In this part of the best practices series, we will examine assessment and the many manifestations it takes. Assessment is not limited to traditional testing. It includes programmatic and student needs analysis, alternative approaches to evaluating learning and student self-reflection.

Traditional placement testing vs. alternative placement assessment

Best practices research indicates that traditional placement tests do learners an injustice because they are "for the purpose of sorting people into groups and predicting their future performance," according to K.O. Yap. John Macalister and I.S.P. Nation caution, "Placement tests need continual monitoring to make sure that they are doing their job properly. ... It is worth setting aside time soon after to review their performance so that they can be improved before the next administration."

Instead, a learners' needs assessment — including learners' "wants, needs, and expectations" is requisite information for educators so educators can "tailor instruction to learners’ requirements," Dennis Sjolie writes.

Nation and Macalister concur: "The aim of (needs analysis) is to discover what needs to be learned and what the learners want to learn." Both needs assessment and reconceptualizing how needs assessment is conducted are essential.

C.T. Linse asks why ESL students must be "identified and placed in ESL (classes) based on the native language(s) they speak," and Sjolie wonders why ESL students must be "placed according to tests scores that have nothing to do with students' personalities, experiences or goals."

Diane Strong-Krause observes that while placing students in "appropriate language classes is essential and traditionally accomplished by using some combination of objective exams, essay exams and oral interviews," such a process of placement can be costly in terms of both money and time.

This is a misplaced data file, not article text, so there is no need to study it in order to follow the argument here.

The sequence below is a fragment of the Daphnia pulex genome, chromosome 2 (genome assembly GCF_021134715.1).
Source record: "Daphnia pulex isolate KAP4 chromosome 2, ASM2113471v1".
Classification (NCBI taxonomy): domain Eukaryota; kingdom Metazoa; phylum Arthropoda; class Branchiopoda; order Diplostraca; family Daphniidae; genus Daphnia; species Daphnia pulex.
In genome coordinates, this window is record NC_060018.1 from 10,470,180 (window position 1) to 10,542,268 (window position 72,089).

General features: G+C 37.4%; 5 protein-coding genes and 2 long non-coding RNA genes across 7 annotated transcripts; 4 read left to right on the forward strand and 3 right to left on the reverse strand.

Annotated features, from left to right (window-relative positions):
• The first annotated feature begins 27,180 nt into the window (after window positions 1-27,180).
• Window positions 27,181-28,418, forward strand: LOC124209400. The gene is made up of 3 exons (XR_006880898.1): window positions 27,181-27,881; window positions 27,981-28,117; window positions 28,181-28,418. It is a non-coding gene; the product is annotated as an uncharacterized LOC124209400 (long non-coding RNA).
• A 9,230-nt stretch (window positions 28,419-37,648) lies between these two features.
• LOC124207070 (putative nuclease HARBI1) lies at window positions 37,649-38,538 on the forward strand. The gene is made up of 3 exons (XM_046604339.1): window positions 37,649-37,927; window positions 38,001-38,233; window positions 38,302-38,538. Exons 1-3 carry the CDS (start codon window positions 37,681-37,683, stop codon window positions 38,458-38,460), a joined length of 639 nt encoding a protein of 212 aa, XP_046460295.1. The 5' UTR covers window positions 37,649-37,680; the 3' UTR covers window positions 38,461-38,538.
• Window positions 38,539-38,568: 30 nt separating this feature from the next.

It is expensive to develop and print tests, and it takes a great amount of personnel time to administer and grade the tests, particularly speaking and writing tests. An alternative approach is the use of self-assessment questionnaires in combination with, or in place of, these traditional exams.

As Strong-Krause notes, Shrauger and Osberg "reported that self-ratings seemed to predict academic achievement at least as well as other, more traditional assessments." Further, LeBlanc and Painchaud determined that the self-assessment tool they used "placed students just as well as the formal placement test they had been using, with fewer changes in classes being reported using the self-assessment instrument."

Other researchers caution that research shows that students with lower levels of language competence will "overestimate their language abilities, whereas more proficient students tend to underestimate their abilities."

Another factor affecting appropriate placement has to do with the skill being assessed, but Pierce, Swain and Hart assert, "the more specific and focused a self-assessment instrument is, the greater likelihood that there will be higher correlations with objective measures of proficiency."

Strong-Krause designed and developed her own self-assessment placement study at Brigham Young University's English Language Center, "an intensive English as a second language program." The students in the study spoke Spanish, Japanese or Korean, and students were both male and female.

"One of the main purposes of this study was to determine which types of tasks on a self-assessment instrument should be used in order to best predict placement into a second language course," Strong-Krause wrote. Her findings suggest that there are necessary guidelines that must be followed if self-assessment for placement is to be successful.

She offers a few cautionary notes, but ultimately, she asserts, "The principle implication is that self-assessment instruments, if developed and used appropriately, may indeed be useful to reduce the costs of placement and at the same time be a viable source of information about a student‘s language proficiency."

Sjolie implores curriculum designers to conduct an initial needs assessment that gathers and purposefully employs students' histories connected to "education, culture, personal characteristics, likes, dislikes, knowledge and present language ability" in an effort to construct a "flexible, adaptive, non-stagnant" curriculum.

Gathering and purposefully using learners' histories is the first step in constructing a curriculum that "far exceeds the all-too-fixed curriculum that relies on the all-too-typical levels-based curriculum." As Sjolie observes, "Real language teaching is more than language processing geared to any one specified level."

H.D. Brown concurs that initial needs analysis and continuous monitoring are key to curricular development and refers to Jack C. Richards, who suggests beginning with a situational needs analysis, one that includes the "socioeconomic and educational backgrounds of the students, the specific purposes the students have in learning a language, and institutional constraints that are imposed on a curriculum."